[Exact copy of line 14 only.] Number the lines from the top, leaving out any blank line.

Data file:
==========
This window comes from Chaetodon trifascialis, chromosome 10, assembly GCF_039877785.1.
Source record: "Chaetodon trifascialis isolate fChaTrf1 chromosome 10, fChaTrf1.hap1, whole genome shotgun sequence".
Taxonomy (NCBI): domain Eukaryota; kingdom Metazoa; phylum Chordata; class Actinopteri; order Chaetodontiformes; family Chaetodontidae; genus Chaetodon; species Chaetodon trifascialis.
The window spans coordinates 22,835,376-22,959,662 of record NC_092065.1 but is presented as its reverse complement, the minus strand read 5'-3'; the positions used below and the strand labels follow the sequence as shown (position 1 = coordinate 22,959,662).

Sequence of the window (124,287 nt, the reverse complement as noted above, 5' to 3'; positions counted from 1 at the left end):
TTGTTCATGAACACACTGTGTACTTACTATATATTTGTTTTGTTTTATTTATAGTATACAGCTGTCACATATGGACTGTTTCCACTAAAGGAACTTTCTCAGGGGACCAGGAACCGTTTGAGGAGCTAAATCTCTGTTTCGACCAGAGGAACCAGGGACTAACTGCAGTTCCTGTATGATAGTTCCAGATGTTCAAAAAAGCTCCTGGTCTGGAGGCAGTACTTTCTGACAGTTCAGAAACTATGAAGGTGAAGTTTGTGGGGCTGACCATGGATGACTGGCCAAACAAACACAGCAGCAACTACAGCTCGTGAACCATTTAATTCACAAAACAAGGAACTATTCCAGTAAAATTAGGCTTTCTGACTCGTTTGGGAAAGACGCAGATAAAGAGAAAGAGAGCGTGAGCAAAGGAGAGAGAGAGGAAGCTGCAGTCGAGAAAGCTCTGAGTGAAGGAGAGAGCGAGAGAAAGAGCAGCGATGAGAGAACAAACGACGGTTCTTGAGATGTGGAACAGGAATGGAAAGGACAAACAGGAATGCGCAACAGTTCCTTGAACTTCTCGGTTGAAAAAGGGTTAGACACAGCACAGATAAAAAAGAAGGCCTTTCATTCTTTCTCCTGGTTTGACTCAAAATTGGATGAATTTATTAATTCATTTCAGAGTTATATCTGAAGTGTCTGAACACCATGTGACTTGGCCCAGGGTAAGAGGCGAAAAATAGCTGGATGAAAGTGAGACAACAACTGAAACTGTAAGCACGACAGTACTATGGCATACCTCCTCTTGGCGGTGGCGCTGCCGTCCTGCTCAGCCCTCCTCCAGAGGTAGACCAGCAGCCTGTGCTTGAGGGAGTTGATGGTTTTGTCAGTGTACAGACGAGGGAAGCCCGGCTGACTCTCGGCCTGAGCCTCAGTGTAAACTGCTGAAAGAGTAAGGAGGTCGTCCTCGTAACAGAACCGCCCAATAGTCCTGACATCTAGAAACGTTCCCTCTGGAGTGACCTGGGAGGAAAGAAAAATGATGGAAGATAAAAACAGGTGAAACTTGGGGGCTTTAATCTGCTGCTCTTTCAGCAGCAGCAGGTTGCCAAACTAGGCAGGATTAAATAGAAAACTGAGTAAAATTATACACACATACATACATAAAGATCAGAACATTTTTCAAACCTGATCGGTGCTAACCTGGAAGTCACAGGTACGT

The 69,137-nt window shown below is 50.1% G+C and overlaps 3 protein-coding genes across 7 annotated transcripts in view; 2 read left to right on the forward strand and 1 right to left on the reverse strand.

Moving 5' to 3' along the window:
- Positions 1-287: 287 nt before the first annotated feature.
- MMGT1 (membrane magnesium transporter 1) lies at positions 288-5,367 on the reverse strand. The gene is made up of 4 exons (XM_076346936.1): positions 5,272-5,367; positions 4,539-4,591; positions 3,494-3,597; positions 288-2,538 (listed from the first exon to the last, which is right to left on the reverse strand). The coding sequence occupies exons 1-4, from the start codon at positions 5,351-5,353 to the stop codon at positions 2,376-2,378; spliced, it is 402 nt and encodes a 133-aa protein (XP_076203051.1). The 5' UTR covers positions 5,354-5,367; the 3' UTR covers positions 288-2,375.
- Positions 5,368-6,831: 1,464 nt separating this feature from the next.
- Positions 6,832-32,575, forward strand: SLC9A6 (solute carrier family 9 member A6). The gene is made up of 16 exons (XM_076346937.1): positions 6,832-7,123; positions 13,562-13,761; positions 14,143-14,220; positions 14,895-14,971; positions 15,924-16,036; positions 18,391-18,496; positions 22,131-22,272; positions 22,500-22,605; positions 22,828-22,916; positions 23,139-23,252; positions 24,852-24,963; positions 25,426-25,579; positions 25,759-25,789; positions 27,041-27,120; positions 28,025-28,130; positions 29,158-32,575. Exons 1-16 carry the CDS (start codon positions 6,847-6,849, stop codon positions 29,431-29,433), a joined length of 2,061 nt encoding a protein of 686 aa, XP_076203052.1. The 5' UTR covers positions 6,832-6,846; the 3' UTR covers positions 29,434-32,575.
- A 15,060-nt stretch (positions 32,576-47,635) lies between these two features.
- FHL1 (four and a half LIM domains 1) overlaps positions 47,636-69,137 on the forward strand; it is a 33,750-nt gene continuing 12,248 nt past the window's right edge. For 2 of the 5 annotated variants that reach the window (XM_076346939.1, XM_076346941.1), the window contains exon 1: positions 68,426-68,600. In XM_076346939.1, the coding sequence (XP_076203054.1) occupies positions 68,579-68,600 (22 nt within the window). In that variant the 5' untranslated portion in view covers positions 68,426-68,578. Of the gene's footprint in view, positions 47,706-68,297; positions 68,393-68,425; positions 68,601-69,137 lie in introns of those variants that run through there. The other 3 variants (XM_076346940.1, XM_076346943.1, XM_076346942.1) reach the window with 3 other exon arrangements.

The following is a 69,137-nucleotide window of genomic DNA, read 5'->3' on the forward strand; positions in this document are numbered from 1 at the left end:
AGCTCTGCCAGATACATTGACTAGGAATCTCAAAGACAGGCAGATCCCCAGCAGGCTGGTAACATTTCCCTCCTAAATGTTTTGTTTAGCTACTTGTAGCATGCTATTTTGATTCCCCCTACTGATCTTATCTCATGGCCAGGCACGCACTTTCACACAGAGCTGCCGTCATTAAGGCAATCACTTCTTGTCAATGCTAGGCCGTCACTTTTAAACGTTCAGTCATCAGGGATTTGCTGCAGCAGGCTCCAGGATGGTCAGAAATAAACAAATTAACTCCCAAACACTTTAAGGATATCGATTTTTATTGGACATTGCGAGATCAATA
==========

- FHL1 (four and a half LIM domains 1) overlaps positions 47,636-69,137 on the forward strand; it is a 33,750-nt gene continuing 12,248 nt past the window's right edge. For 2 of the 5 annotated variants that reach the window (XM_076346939.1, XM_076346941.1), the window contains exon 1: positions 68,426-68,600. In XM_076346939.1, the coding sequence (XP_076203054.1) occupies positions 68,579-68,600 (22 nt within the window). In that variant the 5' untranslated portion in view covers positions 68,426-68,578. Of the gene's footprint in view, positions 47,706-68,297; positions 68,393-68,425; positions 68,601-69,137 lie in introns of those variants that run through there. The other 3 variants (XM_076346940.1, XM_076346943.1, XM_076346942.1) reach the window with 3 other exon arrangements.